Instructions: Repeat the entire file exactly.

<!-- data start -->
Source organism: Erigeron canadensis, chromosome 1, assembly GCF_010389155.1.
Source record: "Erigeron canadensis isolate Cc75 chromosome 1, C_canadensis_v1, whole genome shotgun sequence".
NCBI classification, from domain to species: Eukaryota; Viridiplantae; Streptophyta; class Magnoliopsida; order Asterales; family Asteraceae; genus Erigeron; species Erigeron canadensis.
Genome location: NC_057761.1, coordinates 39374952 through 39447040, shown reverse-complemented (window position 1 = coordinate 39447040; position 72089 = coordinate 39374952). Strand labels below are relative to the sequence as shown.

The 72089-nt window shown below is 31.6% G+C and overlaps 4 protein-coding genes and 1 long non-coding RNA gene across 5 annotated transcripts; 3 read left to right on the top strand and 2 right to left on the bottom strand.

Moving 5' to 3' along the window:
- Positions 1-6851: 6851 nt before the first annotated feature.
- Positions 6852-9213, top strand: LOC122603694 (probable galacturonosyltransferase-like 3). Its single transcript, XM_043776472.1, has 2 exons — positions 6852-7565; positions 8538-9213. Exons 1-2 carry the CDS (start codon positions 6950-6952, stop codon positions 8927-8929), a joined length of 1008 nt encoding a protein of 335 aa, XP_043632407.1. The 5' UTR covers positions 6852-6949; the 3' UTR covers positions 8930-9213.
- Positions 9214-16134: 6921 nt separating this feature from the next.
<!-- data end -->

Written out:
Source organism: Erigeron canadensis, chromosome 1, assembly GCF_010389155.1.
Source record: "Erigeron canadensis isolate Cc75 chromosome 1, C_canadensis_v1, whole genome shotgun sequence".
NCBI classification, from domain to species: Eukaryota; Viridiplantae; Streptophyta; class Magnoliopsida; order Asterales; family Asteraceae; genus Erigeron; species Erigeron canadensis.
Genome location: NC_057761.1, coordinates 39374952 through 39447040, shown reverse-complemented (window position 1 = coordinate 39447040; position 72089 = coordinate 39374952). Strand labels below are relative to the sequence as shown.

The 72089-nt window shown below is 31.6% G+C and overlaps 4 protein-coding genes and 1 long non-coding RNA gene across 5 annotated transcripts; 3 read left to right on the top strand and 2 right to left on the bottom strand.

Moving 5' to 3' along the window:
- Positions 1-6851: 6851 nt before the first annotated feature.
- Positions 6852-9213, top strand: LOC122603694 (probable galacturonosyltransferase-like 3). Its single transcript, XM_043776472.1, has 2 exons — positions 6852-7565; positions 8538-9213. Exons 1-2 carry the CDS (start codon positions 6950-6952, stop codon positions 8927-8929), a joined length of 1008 nt encoding a protein of 335 aa, XP_043632407.1. The 5' UTR covers positions 6852-6949; the 3' UTR covers positions 8930-9213.
- Positions 9214-16134: 6921 nt separating this feature from the next.